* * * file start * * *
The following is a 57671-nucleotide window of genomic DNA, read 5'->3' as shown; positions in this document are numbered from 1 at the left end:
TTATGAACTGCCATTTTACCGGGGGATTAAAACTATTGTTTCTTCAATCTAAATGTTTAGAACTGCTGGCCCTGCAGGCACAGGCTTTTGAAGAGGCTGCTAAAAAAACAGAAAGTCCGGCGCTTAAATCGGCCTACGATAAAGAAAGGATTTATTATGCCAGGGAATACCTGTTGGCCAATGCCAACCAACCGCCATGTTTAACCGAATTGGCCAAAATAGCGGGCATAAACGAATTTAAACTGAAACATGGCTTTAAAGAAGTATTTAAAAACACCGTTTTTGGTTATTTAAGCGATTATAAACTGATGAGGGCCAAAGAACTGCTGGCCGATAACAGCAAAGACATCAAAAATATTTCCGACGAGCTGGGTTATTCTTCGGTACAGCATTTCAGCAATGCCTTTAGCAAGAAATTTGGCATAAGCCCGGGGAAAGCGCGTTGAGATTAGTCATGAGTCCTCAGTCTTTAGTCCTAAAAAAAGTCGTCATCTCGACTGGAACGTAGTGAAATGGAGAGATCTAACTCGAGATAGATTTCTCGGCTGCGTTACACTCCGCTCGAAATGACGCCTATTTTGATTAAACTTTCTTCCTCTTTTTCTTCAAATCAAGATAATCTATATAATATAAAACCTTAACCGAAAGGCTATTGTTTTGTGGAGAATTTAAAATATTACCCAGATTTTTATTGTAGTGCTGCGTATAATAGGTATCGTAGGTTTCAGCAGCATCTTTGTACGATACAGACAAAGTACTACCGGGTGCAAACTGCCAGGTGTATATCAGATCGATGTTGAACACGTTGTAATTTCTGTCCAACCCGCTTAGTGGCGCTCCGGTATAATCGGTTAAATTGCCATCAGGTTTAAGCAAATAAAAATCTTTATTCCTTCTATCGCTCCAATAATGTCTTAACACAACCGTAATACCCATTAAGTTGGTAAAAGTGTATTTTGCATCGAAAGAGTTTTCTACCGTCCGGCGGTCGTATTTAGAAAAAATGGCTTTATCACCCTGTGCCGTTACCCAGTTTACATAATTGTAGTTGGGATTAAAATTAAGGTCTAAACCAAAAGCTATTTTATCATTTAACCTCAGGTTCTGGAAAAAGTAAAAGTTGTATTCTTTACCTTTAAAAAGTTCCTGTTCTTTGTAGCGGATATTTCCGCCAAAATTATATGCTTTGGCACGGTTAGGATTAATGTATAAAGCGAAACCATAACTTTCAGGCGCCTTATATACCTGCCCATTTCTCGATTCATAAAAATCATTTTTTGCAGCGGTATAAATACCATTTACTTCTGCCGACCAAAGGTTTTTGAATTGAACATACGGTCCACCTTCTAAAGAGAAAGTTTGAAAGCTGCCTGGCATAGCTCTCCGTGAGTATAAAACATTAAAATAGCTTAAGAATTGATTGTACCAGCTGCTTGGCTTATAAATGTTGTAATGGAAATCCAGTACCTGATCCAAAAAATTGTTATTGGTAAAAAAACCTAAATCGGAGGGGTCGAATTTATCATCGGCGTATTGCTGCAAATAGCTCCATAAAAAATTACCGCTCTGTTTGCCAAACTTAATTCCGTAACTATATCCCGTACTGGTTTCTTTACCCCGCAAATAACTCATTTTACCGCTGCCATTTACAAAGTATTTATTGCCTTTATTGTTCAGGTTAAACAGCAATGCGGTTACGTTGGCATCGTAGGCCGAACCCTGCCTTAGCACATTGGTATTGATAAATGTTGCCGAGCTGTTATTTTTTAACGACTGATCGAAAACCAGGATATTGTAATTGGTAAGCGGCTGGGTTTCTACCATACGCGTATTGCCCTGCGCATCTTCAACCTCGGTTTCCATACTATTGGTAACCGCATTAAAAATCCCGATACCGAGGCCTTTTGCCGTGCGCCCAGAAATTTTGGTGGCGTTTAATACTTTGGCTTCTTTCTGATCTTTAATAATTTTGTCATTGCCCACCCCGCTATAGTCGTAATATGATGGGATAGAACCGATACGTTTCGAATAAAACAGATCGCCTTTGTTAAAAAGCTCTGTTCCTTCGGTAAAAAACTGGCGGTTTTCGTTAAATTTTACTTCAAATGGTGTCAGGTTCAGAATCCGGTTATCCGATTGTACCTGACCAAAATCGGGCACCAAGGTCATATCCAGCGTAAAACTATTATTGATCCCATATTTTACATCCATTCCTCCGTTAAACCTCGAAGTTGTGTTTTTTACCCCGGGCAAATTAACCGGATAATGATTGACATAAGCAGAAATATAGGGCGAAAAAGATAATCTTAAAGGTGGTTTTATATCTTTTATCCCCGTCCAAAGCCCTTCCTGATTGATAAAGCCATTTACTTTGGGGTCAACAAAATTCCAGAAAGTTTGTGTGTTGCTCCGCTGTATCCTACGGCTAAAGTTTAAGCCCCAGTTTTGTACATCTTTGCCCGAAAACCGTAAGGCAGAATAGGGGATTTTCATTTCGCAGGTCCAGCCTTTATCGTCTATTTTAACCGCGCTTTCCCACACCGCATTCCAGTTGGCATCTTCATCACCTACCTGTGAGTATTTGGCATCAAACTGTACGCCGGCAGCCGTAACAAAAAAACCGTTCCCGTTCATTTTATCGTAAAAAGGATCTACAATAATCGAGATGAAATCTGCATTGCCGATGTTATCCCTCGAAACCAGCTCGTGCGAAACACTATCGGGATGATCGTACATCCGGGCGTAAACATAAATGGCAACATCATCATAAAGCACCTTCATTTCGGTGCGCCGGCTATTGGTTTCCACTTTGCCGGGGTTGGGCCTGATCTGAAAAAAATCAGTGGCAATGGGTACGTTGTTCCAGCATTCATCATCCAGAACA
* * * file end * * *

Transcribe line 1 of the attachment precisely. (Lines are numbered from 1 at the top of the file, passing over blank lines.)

The following is a 57671-nucleotide window of genomic DNA, read 5'->3' as shown; positions in this document are numbered from 1 at the left end: